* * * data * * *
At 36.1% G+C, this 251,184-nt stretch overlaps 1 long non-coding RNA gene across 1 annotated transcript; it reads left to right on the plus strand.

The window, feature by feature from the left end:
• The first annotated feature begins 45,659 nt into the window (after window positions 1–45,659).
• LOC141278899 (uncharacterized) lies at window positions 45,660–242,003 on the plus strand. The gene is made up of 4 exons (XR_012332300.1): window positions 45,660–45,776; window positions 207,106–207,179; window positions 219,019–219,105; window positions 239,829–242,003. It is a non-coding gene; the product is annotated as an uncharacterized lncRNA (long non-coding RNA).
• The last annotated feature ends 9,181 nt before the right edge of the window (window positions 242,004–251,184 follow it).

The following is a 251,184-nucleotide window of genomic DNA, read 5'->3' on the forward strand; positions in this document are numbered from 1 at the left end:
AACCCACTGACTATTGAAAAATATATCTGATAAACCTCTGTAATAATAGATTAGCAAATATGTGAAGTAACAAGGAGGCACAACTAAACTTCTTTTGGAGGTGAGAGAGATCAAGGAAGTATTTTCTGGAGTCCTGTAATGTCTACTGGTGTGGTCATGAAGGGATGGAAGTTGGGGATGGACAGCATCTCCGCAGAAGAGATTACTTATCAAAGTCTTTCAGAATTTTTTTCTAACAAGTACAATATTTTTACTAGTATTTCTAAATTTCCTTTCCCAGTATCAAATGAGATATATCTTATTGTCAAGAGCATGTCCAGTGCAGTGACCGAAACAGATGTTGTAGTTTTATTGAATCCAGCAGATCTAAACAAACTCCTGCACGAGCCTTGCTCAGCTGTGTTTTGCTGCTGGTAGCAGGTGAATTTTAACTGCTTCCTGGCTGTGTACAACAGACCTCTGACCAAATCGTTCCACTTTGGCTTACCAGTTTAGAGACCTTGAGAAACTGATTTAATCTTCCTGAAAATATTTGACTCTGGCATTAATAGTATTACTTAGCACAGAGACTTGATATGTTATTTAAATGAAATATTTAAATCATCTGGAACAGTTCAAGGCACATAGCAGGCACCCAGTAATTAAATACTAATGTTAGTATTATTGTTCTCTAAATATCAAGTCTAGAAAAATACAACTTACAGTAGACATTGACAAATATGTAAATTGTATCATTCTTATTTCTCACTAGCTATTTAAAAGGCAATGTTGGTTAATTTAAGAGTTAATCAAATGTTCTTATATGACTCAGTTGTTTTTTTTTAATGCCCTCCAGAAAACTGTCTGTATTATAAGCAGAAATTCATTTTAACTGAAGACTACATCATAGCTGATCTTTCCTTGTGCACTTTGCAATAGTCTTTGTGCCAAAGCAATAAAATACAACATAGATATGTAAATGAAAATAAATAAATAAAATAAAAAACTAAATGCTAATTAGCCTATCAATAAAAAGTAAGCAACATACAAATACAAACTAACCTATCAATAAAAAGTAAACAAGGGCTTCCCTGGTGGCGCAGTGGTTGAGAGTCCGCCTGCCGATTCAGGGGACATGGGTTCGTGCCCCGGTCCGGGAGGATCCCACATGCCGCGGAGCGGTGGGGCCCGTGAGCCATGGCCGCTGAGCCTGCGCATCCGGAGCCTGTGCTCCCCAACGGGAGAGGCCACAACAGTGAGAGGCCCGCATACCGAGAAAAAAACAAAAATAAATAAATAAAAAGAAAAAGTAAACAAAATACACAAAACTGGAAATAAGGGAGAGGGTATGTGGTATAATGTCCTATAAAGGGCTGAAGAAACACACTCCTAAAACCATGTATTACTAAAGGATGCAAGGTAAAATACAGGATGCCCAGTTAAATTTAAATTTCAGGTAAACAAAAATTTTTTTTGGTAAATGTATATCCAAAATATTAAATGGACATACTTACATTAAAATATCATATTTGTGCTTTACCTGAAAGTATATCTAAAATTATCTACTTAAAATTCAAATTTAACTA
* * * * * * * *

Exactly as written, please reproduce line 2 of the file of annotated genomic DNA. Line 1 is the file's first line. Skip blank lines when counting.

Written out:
The window, feature by feature from the left end: